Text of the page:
Tag: national id

You Can Say it All You Want

…but that doesn’t make it true.

One of the laws recently signed by the president, which Congress quietly passed before leaving town to campaign, was Public Law 112-176. Among other things, it extended the authorization the national background check system, E-Verify.

A line tacked on to the end of the law speaks to an issue with E-Verify:

Nothing in this Act may be construed to authorize the planning, testing, piloting, or development of a national identification card.

Well, you can say it all you want, but that doesn’t make it true.

Maybe Congress is playing a little trick, saying “no national ID card,” knowing that E-Verify is a cardless national ID system.

Defund REAL ID

Lots of other stories have dominated the headlines lately, so people have paid little attention to news that House and Senate leaders have settled on a plan to fund the government for the first half of fiscal 2013 through a continuing resolution.

Senator Reid’s press release states that the agreement “will avoid a government shutdown while funding the government at $1.047 trillion.” If only that were true. The president’s most recent budget estimates that federal outlays will be something more like $3.8 trillion.

Whatever the case on the total figures, this is a good time to be asking just what will be in that six-month extension of government funding. And I’m particularly interested in whether it will continue to fund our national ID law, the REAL ID Act.

Not being a dialed-in appropriations lobbyist, all I have to go on are the proposals for Department of Homeland Security spending that the House and Senate have put together. Those proposals are H.R. 5855, the Department of Homeland Security Appropriations Act, 2013, and S. 3216, the Department of Homeland Security Appropriations Act, 2013. Both bills spend about $450 per U.S. family on the operations of the DHS.

Poring through the bills and committee reports, I find REAL ID funding in a pot of over $1.7 billion administered by FEMA in its “State Homeland Security Grant Program.” The House Appropriations Committee says the money should be divided among many different programs “according to threat, vulnerability, and consequence, at the discretion of the Secretary of Homeland Security.” Considering what little REAL ID does for security, the Secretary could zero out REAL ID. But this is unlikely to happen.

I find no mention of REAL ID in the Senate bill, though there is a similar pot of money that I assume might fund REAL ID implementation in the states. Precious dollars that local bureaucrats feel utterly obligated to chase after.

With REAL ID funding becoming an also-ran in the world of homeland security grants, its long, slow decline continues. But I have no capacity to calculate the amounts going to REAL ID implementation. That’s nicely hidden in the opacity and arcana of federal government grant-making.

Were I asked what to put in the upcoming continuing resolution, I would simplify things dramatically. I would recommend that REAL ID be stripped from the “State Homeland Security Grant Program.” Zeroed out. Nada. Nothing. In fact, I would add REAL ID to the cluster of Provided’s and Provided further’s that make appropriations bills so hard to read:

Provided further, that no funds shall be used to implement section 204 of the REAL ID Act of 2005 (49 U.S.C. 30301 note).

The country rejects having a national ID. The government is under tight budgetary constraints. The policy that kills two birds with one stone is to entirely defund the national ID law, barring any federal expenditures on its implementation. If Congress can’t see fit to repeal the law, the DHS can issue another blanket extension early next year when a new faux implementation deadline for the national ID law arrives.

New Hampshire Says No to National ID

New Hampshire has been a bellwether state in national ID debates before. I wrote about its push-back against the E-Verify federal background check system in a recent post entitled “Cardless National ID and the E-Verify Rebellion.”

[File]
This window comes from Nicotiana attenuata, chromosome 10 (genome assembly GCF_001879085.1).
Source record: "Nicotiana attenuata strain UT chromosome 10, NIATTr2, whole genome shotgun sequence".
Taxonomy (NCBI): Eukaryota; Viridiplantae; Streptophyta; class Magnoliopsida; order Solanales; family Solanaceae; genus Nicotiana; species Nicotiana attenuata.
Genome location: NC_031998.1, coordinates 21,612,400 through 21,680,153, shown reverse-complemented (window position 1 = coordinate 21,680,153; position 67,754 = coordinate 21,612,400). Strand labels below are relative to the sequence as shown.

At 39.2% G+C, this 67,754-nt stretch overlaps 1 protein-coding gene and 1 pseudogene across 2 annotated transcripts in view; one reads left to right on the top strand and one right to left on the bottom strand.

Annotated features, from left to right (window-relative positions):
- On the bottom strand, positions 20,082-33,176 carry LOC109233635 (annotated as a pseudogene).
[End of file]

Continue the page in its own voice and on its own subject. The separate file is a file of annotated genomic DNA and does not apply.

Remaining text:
The bill that was the subject of that post, HB 1549 by Rep. Seth Cohn (R-Merrimack 6), has now passed the Senate, and it is on its way to Governor John Lynch’s desk for his signature.

It is pared down from its original version, but it now makes clear that state driver’s license records cannot be used in a national identification system. That is what E-Verify is rapidly becoming, and New Hampshire has rapidly said “No.”

‘How an E-Verify Requirement Can Help’

I know little about a House Judiciary Committee hearing tomorrow on E-Verify, but the title of it has a peculiar odor: “Document Fraud in Employment Authorization: How an E-Verify Requirement Can Help.”

You see, the immigration policies Congress has set are the source of the problem. Document fraud is made more likely by employment authorization requirements meant to enforce them, which are also—let’s remember—intrusive and costly business regulation.

In my Cato Policy Analysis “Electronic Employment Eligibility Verification: Franz Kafka’s Solution to Illegal Immigration,” I wrote about restrictive immigration policies and the intrusive “internal enforcement” programs they have spawned. In a section titled “Counterattacks and Complications,” I examined how workers and employers will collude to avoid and frustrate worker verification. Mandatory E-Verify will increase identity and document fraud because it makes these frauds profitable. Trying to solve this problem, the government will naturally gravitate toward more powerful identity systems, including biometric identity cards and tracking.

Sure enough, House Judiciary Committee chairman Lamar Smith’s bill, the “Legal Workforce Act,” has a “pilot program” for a biometric national identity card.

When committing fraud is the pathway to productive employment, you know something is out of whack. Among the things out of whack are: too-restrictive immigration policy, internal enforcement, and E-Verify. This is supposed to be a free country where willingness and ability are the keys to employment.

Will Pennsylvania Join the REAL ID Rebellion?

Since Congress passed a national ID law called the REAL ID Act in 2005, states have been registering their objections. The law tries to coerce states into implementing the feds’ national ID and would have them issue uniform drivers’ licenses and put drivers’ personal information into a federal data exchange. By 2009, fully half the states had barred themselves from implementing REAL ID or passed resolutions denouncing the law.